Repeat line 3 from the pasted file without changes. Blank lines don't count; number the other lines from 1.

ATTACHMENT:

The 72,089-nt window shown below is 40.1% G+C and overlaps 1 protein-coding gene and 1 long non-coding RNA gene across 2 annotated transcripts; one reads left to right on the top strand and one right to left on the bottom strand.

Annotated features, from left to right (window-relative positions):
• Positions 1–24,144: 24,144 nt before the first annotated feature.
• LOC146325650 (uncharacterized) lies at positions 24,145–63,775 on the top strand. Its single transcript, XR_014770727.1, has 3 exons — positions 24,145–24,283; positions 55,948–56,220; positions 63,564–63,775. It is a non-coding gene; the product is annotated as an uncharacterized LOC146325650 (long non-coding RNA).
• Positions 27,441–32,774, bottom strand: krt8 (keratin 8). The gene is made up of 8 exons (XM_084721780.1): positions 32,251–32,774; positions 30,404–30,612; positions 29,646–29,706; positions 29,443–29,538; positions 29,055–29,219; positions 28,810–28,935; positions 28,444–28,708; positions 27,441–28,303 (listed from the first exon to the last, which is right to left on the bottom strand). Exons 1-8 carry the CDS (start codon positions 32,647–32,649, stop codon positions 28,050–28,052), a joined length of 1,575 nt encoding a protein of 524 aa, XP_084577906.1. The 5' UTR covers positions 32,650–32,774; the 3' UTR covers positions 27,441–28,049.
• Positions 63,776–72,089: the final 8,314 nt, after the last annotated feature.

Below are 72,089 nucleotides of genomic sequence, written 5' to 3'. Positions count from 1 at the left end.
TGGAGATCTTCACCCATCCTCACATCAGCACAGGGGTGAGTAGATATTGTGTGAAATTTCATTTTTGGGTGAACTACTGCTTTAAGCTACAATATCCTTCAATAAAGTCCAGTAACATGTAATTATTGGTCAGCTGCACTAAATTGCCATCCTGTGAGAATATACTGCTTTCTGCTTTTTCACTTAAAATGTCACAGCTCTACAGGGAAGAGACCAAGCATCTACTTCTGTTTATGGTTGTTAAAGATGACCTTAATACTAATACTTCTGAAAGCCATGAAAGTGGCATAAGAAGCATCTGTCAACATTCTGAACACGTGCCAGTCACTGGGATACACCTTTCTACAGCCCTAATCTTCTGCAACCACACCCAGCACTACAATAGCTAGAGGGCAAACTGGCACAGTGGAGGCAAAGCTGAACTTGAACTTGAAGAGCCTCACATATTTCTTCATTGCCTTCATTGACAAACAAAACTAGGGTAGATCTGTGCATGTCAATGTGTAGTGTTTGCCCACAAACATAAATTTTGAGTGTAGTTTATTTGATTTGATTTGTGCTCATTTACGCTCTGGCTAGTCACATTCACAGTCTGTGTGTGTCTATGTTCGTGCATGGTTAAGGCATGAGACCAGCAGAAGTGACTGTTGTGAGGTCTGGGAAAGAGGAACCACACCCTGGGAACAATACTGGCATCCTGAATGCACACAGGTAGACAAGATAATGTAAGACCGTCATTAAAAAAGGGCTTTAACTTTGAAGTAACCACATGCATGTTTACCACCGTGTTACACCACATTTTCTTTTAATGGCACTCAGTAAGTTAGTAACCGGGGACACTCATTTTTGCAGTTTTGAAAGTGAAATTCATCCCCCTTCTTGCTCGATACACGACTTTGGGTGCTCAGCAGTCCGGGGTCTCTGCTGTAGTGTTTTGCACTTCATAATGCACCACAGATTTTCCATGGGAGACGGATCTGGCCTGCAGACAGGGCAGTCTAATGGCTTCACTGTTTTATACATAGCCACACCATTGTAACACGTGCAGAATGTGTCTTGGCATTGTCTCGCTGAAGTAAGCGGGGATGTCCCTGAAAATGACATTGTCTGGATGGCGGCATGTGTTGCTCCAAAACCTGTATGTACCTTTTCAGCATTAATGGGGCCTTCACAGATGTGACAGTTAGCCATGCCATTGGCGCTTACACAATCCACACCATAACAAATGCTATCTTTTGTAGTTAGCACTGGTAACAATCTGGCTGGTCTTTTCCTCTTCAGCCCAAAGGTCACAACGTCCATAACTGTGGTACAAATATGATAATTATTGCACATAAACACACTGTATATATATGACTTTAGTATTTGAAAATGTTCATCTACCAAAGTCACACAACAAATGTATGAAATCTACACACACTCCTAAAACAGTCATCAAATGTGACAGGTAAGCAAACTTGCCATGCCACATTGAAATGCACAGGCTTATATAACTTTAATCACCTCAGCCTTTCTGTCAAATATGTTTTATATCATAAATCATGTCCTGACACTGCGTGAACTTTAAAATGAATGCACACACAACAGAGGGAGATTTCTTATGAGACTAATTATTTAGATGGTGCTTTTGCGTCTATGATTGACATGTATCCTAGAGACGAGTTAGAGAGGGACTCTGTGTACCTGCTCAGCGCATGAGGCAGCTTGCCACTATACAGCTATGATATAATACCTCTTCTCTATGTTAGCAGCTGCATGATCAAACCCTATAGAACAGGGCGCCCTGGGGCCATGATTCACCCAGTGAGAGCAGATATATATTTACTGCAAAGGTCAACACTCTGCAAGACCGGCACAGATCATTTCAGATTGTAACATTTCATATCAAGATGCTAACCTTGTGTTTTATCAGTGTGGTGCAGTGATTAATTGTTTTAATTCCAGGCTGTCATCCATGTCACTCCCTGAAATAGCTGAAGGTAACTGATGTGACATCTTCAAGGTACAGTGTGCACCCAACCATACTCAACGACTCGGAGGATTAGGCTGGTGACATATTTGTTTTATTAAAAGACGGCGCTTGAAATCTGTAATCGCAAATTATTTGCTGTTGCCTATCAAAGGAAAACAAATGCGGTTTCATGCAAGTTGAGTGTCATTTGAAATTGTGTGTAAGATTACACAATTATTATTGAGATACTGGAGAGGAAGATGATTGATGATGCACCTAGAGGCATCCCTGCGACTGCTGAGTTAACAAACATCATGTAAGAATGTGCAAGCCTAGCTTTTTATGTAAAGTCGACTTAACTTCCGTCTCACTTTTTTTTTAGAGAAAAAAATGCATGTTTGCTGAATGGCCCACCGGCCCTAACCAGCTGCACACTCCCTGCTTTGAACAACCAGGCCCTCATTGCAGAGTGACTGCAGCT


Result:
• Positions 1–24,144: 24,144 nt before the first annotated feature.